Not content with winding up the ITV big wigs in a Saturday night ratings battle, new BBC talent show The Voice has now landed itself in hot water with Virgin Holidays over copyright claims.
Sir Richard Branson’s travel company is considering suing the talent show after it was revealed that the contestants’ waiting area is called ‘The V-Room’ – the name attributed to Virgin’s luxury airport lounges at Manchester and Gatwick Airport.
In a press statement released today, Virgin said: “Following the transmission of The Voice on Saturday 28th and Sunday 29th April, it has been brought to our attention that the contestant waiting area has been given the title V-Room.”
“In the light of this, and the confusion this is causing our customers who are questioning the motives of the BBC in online conversations because they are unsure which property is which; Virgin Holidays is currently exploring whether the use of the term in The Voice represents a copyright infringement and if it is proven to be so, will consider appropriate legal action.”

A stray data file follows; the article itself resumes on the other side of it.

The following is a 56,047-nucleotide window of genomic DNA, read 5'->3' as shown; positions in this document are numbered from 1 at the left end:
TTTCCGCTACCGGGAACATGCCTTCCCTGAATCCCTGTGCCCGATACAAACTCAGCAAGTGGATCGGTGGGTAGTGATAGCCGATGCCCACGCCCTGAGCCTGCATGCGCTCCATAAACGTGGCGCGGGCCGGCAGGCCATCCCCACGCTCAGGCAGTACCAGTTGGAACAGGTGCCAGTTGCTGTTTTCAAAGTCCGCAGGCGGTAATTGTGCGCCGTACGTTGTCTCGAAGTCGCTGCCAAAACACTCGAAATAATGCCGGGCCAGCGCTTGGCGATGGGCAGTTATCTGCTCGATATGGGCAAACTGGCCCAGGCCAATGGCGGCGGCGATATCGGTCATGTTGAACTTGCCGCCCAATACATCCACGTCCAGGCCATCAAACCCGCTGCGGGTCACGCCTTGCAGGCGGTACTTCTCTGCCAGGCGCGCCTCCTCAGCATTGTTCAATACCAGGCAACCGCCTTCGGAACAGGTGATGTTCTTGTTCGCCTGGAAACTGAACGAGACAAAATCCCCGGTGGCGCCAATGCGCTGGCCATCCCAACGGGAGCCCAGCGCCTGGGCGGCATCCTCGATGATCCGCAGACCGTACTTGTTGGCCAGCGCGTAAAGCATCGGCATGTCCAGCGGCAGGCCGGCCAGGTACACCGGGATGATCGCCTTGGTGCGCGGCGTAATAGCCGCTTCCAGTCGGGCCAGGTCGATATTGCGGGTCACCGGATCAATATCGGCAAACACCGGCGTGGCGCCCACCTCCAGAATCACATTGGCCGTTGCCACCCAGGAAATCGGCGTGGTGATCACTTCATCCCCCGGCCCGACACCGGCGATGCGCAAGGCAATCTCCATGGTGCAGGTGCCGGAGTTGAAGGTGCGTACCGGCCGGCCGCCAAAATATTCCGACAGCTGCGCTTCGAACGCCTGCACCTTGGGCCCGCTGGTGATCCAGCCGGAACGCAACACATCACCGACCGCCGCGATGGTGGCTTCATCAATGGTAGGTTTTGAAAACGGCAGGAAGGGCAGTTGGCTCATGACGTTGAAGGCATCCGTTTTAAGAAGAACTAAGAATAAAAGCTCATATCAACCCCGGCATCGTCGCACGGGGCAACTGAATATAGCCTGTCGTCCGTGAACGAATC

The V-Room lounge, which opened in Manchester in July 2011, is part of Virgin’s ‘Rockstar Service’ customer service concept. For £20 for adults and £12 for children, passengers can enjoy access to an adult-only bar, a family area, free food, drink, wifi, video games and general VIP treatment.
This is not the first copyright battle the two organisations have locked horns over. Just two weeks ago, Virgin Media pulled a TV advert featuring David Tennant after the BBC complained it ‘hijacked’ the Dr Who brand.